Unlike the animal welfare issues, we have a little bit more to go on for this point. However for me it seems there’s a lot of reliance on outside firms/initiatives and not enough information for us to know what their company policies are. I’m going to give this a thumbs down as there just isn’t the information available for us to make an informed decision on whether they’ve covered their bases.
How the factories that make the garments treat their workers
As a fast-growing responsible group, we recognise our duty of care to the people involved in the creation of our products. We therefore take our supply chain operations extremely seriously and have a demanding set of procedures and policies to which all suppliers must adhere. We are dedicated to working with our suppliers to help promote better working standards for the future and we hope to lead the way in encouraging an open and transparent supply chain.
At least half of the clothing sourced by Boohoo comes from the UK, which is a huge advantage for their fast turn-around times and can be seen as a pro for the UK garment production industry – Boohoo sources from factories in Leicester, Manchester and London. However (I don’t think I’ve ever had to write that word in a post as much as this) the factories have come under fire for not treating their staff lawfully with “top wages” of £5 an hour (which is way below the national minimum wage), no holiday or sick pay and bad factory conditions, with many illegal migrant workers flocking for the opportunity to work – you can read an article written by the Financial Times from 2018 on this here, it’s a really interesting read and one where Boohoo declined to be interviewed;
Boohoo declined to be interviewed but Horsfield’s statement said the company was “delighted” to be supporting the “creation of employment opportunities in the UK”. He said Boohoo recognised its “duty of care to all its stakeholders” and was “putting increasing effort and resource into leading the way in sustainable change for the industry”.
They’ve also come under fire for not signing up to the ETI (Ethical Trading Initiative), but have assured that their own ethical trading policy reflects those of the ETI – again I haven’t had sight of their code of conduct document and am unable to confirm whether this compares to that of the ETI.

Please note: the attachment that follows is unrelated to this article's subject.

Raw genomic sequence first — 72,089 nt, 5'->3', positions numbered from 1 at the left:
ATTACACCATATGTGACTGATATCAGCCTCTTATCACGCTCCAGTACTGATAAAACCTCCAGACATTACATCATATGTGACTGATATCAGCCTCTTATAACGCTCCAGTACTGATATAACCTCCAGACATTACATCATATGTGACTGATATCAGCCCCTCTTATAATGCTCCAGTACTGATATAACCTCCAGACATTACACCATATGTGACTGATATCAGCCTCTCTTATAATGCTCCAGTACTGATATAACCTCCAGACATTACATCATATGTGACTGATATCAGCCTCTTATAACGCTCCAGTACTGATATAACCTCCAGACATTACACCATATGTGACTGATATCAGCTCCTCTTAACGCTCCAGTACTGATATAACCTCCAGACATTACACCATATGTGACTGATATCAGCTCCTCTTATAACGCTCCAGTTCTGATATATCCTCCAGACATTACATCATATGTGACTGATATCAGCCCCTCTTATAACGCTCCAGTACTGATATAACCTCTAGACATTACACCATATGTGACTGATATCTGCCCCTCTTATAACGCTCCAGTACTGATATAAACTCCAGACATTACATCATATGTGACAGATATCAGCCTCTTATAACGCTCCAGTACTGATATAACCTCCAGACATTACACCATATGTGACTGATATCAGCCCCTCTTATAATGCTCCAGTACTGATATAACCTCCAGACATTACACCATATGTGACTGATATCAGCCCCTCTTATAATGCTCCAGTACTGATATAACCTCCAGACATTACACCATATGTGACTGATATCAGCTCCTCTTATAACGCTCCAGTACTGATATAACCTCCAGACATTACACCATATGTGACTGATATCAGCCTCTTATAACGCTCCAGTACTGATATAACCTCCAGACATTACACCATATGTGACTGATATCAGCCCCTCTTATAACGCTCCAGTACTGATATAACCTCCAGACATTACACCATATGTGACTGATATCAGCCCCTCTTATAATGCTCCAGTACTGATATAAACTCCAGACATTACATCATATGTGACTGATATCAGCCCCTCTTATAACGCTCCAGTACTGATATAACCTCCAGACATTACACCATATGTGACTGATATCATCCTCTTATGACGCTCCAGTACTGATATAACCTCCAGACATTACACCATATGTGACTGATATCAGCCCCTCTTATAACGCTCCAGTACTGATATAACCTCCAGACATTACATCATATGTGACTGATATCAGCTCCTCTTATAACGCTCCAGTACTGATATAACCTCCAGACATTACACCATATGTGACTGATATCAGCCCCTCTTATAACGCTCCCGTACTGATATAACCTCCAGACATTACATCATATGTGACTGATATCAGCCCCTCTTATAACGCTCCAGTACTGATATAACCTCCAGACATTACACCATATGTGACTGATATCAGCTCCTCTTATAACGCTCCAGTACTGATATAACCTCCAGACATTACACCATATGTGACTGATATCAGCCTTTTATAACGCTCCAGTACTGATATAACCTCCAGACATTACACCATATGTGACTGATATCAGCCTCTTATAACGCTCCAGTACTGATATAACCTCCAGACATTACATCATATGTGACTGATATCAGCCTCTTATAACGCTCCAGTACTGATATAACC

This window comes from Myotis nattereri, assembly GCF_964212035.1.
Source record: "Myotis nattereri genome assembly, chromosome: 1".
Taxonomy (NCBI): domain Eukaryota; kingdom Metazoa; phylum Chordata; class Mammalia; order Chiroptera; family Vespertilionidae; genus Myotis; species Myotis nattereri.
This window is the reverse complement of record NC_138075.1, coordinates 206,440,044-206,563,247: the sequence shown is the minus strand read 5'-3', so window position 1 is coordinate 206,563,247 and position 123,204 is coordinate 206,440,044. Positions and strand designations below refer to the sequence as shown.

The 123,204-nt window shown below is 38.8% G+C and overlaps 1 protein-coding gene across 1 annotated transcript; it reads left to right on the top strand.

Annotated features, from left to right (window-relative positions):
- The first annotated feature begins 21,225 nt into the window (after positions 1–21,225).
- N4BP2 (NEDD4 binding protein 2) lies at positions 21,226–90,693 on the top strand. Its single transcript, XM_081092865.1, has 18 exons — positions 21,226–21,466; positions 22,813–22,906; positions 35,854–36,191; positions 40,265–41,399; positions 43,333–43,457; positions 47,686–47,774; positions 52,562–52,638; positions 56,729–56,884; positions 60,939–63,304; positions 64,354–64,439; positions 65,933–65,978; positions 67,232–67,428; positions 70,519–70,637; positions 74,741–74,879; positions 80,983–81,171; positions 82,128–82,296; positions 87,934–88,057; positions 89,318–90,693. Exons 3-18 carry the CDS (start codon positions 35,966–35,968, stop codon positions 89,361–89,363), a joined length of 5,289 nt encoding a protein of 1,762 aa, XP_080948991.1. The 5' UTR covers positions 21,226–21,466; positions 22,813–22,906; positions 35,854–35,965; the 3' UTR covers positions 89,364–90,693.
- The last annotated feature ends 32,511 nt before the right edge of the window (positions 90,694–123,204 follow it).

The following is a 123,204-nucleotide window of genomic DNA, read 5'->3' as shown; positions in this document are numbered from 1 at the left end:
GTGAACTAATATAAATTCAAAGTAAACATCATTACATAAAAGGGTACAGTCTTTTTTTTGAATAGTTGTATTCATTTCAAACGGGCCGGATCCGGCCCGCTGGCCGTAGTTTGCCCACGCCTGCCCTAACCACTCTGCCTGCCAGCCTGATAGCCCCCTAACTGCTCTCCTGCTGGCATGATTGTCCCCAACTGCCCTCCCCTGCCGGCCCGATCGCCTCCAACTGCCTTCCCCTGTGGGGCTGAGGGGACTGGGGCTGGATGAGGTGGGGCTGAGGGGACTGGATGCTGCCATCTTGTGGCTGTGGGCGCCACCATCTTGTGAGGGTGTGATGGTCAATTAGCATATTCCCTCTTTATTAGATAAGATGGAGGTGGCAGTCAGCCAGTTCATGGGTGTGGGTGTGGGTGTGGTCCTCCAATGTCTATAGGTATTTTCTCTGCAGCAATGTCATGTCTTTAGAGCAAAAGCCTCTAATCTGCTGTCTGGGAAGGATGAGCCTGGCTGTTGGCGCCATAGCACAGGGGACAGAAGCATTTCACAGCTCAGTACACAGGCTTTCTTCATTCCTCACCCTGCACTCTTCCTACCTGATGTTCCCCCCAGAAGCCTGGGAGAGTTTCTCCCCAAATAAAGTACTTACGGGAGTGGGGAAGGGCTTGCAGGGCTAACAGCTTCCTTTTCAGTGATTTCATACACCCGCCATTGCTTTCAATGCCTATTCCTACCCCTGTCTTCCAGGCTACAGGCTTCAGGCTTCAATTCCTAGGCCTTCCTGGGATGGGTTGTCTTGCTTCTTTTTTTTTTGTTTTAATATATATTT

Given my findings, I’m again going to give this a thumbs down – there’s not enough evidence to confirm or deny that they’re doing enough to battle this issue and sound from my investigations to be making the conditions and pay of workers impossible to improve.
How they dispose of their waste
In terms of their day to day business running, they have a pretty standard approach to recycling and as mentioned earlier, they’ve partnered with a clothes recycling firm reGAIN where customers can return unwanted clothing to be recycled;
We partner with reGAIN and have joined its ‘recycling revolution’. reGAIN recycles clothes and aims to make the process easier, faster and more efficient. reGAIN rewards recycling by encouraging consumers to turn unwanted clothes into discount coupons and diverts unwanted clothing from going to landfill in doing so
I’ll give this point a thumbs up as they’ve started to take steps in waste disposal (although as they’re encouraging customers to come back to them, I wouldn’t say it’s an entirely honorable effort) and will hopefully continue doing so.
In conclusion, Boohoo are the worst offenders in terms of being ethical that I’ve come across since starting this series with just one thumbs up out of a possible four – a lot of it could potentially be pinned to lack of information, but in the same breath it could be said that the lack of information is for this sole purpose.
Let me know what you think about my findings in the comments below and if you’ve got any particular online retailers you’d like me to investigate.
DISCLAIMER: I have worked with Boohoo and purchased clothing from them in the past. I will not be shopping with them until or if they improve all of the above.